Mitochondrial genome sequencing of marine leukaemias reveals cancer contagion between clam species in the Seas of Southern Europe

Elife. 2022 Jan 18;11:e66946. doi: 10.7554/eLife.66946.


Clonally transmissible cancers are tumour lineages that are transmitted between individuals via the transfer of living cancer cells. In marine bivalves, leukaemia-like transmissible cancers, called hemic neoplasia (HN), have demonstrated the ability to infect individuals from different species. We performed whole-genome sequencing in eight warty venus clams that were diagnosed with HN, from two sampling points located more than 1000 nautical miles away in the Atlantic Ocean and the Mediterranean Sea Coasts of Spain. Mitochondrial genome sequencing analysis from neoplastic animals revealed the coexistence of haplotypes from two different clam species. Phylogenies estimated from mitochondrial and nuclear markers confirmed this leukaemia originated in striped venus clams and later transmitted to clams of the species warty venus, in which it survives as a contagious cancer. The analysis of mitochondrial and nuclear gene sequences supports all studied tumours belong to a single neoplastic lineage that spreads in the Seas of Southern Europe.

Keywords: cancer biology; cancer genomes; ecology; marine leukaemias; transmissible cancer.

Plain language summary

In humans and other animals, cancer cells divide excessively, forming tumours or flooding the blood, but they rarely spread to other individuals. However, some animals, including dogs, Tasmanian devils and bivalve molluscs like clams, cockles and mussels, can develop cancers that are transmitted from one individual to another. Despite these cancers being contagious, each one originates in a single animal, meaning that even when the cancer has spread to many individuals, its origins can be traced through its DNA. Cancer contagion is rare, but transmissible cancers seem to be particularly common in the oceans. In fact, 7 types of contagious cancer have been described in bivalve species so far. These cancers are known as ‘hemic neoplasias’, and are characterized by the uncontrolled division of blood-like cells, which can be released by the host they developed in, and survive in ocean water. When these cells encounter individuals from the same species, they can infect them, causing them to develop hemic neoplasia too There are still many unanswered questions about contagious cancers in bivalves. For example, how many species do the cancers affect, and which species do the cancers originate in? To address these questions, Garcia-Souto, Bruzos, Díaz et al. gathered over 400 specimens of a species of clam called the warty venus clam from the coastlines of Europe and examined them for signs of cancer. Clams collected in two regions of Spain showed signs of hemic neoplasia: one of the populations was from the Balearic Islands in the Mediterranean Sea, while the other came from the Atlantic coast of northwestern Spain. Analyzing the genomes of the tumours from each population showed that the cancer cells from both regions had likely originated in the same animal, indicating that the cancer is contagious and had spread through different populations. The analysis also revealed that the cancer did not originally develop in warty venus clams: the cancer cells contained DNA from both warty venus clams and another species called striped venus clams. These two species live close together in the Mediterranean Sea, suggesting that the cancer started in a striped venus clam and then spread to a warty venus clam. To determine whether the cancer still affected both species, Garcia-Souto, Bruzos, Díaz et al. screened 200 striped venus clams from the same areas, but no signs of cancer were found in these clams. This suggests that currently the cancer only affects the warty venus clam. These findings confirm that contagious cancers can jump between clam species, which could be threat to the marine environment. The fact that the cancer was so similar in clams from the Atlantic coast and from the Mediterranean Sea, however, suggests that it may have emerged very recently, or that human activity helped it to spread from one place to another. If the latter is the case, it may be possible to prevent further spread of these sea-borne cancers through human intervention.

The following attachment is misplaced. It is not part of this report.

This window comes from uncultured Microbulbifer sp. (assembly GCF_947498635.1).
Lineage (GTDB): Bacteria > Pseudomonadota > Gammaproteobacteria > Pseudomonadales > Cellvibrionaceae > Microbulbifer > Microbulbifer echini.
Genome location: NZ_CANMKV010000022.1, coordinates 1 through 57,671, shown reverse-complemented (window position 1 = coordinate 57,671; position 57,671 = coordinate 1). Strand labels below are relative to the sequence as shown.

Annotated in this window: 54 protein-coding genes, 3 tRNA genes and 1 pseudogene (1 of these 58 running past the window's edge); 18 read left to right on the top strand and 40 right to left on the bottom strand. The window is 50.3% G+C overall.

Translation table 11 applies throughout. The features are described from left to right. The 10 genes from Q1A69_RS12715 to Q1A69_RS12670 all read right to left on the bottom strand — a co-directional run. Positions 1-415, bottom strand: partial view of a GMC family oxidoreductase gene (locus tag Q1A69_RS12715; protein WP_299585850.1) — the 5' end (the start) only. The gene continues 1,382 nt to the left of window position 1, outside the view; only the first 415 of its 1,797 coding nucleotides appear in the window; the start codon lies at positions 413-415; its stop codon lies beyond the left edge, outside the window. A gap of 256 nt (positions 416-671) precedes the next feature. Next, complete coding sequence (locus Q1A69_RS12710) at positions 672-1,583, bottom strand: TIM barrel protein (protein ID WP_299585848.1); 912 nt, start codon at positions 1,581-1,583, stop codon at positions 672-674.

Publication types

  • Research Support, Non-U.S. Gov't

MeSH terms

  • Animals
  • Bivalvia / genetics*
  • DNA, Mitochondrial / genetics*
  • Genome, Mitochondrial / genetics*
  • Leukemia / genetics*
  • Mediterranean Sea
  • Sequence Analysis, DNA
  • Spain
  • Whole Genome Sequencing


  • DNA, Mitochondrial

Associated data

  • Dryad/10.5061/dryad.zcrjdfn9v